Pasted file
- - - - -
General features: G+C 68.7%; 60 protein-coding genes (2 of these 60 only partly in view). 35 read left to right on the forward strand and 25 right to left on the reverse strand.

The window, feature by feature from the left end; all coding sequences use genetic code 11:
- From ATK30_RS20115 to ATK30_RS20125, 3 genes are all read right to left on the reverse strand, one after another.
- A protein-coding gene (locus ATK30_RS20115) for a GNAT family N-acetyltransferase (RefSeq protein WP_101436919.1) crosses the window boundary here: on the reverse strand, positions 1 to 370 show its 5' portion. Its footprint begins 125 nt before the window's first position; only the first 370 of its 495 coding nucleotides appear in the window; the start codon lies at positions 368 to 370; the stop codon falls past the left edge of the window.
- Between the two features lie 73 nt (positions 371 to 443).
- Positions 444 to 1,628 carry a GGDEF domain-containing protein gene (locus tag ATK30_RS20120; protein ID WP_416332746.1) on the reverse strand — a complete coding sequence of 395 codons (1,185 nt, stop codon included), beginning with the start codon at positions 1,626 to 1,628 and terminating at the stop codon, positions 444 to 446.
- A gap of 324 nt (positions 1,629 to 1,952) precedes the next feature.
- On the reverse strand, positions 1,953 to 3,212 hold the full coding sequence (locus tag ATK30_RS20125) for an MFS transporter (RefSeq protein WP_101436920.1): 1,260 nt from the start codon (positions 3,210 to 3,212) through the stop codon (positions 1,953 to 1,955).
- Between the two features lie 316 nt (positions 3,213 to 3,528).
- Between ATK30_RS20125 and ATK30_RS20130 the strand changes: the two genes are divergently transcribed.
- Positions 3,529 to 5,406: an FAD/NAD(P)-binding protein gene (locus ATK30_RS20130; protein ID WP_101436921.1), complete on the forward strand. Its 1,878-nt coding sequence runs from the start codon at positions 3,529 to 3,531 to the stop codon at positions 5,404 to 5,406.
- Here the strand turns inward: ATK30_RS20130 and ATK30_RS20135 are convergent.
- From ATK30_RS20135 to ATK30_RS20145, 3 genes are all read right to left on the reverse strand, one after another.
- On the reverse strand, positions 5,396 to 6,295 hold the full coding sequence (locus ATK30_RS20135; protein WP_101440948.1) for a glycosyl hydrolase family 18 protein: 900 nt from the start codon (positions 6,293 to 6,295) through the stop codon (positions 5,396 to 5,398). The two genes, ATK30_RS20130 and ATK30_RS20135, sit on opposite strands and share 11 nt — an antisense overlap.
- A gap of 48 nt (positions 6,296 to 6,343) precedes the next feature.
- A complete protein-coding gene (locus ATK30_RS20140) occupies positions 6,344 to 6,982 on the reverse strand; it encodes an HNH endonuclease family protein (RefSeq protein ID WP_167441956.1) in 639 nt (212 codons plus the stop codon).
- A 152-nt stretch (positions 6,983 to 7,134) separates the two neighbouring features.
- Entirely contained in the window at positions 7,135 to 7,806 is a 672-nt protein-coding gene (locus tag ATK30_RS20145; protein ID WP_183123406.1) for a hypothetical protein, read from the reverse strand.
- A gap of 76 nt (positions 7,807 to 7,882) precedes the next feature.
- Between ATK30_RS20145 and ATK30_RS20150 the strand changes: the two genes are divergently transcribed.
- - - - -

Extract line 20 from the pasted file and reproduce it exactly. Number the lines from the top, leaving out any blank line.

- Between ATK30_RS20145 and ATK30_RS20150 the strand changes: the two genes are divergently transcribed.